"Other than the handful of investors who might sell at the right time, the only real beneficiaries of this are the brokers and early adopters."

Will the Redditors all have made a lot of money?
Now that the frenzy appears to be over and GameStop’s price has dropped from its peak, as with all short-term bets, there will have been winners and losers. Early adopters who bought at low prices will likely have made a lot of money. Those who invested later in the cycle are likely to have lost money.

We’ve already seen smaller frenzies around silver, American Airlines and AMC Entertainment… Is there anything to stop this happening again and again? 
Right now, no. However, as the GameStop situation progressed, it caught the eyes of the regulator, which was looking at suspected market manipulation, and the newly appointed US treasury secretary Janet Yellen. Until they make any moves, I would speculate there will be plenty who try and use social media to replicate GameStop. Whether it will happen again to the same degree is difficult to say.   

Could the same thing happen to UK stocks? 
In theory, there is no reason this could not happen in the UK or to shares traded on UK markets. However, we have to remember this started on a Reddit thread in the backwaters of the internet well before it became mainstream. What makes any story become viral? It’s a combination of many factors including novelty – which certainly seems to have impacted the popularity of GameStop’s stock. But, even if the novelty’s worn off, the mechanism theoretically exists for this happen in the UK.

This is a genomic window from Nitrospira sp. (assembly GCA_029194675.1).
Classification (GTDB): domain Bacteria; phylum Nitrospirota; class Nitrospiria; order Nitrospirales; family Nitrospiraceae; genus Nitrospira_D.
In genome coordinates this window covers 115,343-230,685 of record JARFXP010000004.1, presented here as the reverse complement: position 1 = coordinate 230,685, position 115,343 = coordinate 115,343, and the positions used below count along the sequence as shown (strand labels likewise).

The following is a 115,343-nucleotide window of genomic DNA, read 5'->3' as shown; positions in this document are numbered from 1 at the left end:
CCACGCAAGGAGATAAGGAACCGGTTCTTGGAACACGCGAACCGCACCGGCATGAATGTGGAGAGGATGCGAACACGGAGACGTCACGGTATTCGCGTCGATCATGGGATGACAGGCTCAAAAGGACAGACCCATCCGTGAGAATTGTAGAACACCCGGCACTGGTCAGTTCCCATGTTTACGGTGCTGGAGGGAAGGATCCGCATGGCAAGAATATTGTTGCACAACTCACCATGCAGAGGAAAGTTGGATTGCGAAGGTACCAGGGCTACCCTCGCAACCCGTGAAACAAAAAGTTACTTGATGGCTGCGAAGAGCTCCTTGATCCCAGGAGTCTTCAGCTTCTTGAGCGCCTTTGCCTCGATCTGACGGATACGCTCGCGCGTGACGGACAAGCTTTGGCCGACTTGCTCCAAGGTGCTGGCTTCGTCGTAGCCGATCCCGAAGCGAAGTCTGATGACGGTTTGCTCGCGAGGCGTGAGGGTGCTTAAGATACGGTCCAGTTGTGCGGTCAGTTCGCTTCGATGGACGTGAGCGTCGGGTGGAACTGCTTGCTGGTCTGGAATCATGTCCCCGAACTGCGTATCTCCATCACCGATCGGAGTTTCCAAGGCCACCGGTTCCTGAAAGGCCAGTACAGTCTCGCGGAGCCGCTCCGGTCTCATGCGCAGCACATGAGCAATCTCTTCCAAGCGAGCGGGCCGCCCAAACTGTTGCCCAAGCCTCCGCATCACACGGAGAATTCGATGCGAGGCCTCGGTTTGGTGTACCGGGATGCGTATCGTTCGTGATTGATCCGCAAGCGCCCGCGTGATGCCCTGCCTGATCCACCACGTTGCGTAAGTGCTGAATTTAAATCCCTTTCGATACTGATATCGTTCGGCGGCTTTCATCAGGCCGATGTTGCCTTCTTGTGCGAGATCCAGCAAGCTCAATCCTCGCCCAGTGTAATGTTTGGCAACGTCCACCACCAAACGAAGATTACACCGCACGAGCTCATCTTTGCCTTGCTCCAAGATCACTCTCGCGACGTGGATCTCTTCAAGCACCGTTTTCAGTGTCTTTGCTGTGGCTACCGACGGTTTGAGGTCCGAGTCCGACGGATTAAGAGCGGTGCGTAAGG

Are regulators likely to react eventually? 
The role of a regulator is to protect retail investors, so I would imagine it is something they will seek to explore. On the institutional side, could we see changes to the rules in short selling? I think that is more difficult to speculate on, but my hunch is that very little will change.

How is Wall Street likely to react? 
Wall Street will continue to do what Wall Street does. I do not think this will impact them.  

What are the real-world consequences of these trading frenzies? 
Stories such as these rarely have any sort of happy ending for the majority. Other than the handful of investors who might sell at the right time, the only real beneficiaries of this are the brokers and early adopters. The individuals who see this trending on Twitter or TikTok or Instagram and buy in for that reason are likely going to get burnt.

"My guidance to anyone who is relatively new to investing is that investments should be made over the long term with specific goals."

Where do you generally stand on self-trading platforms like Robinhood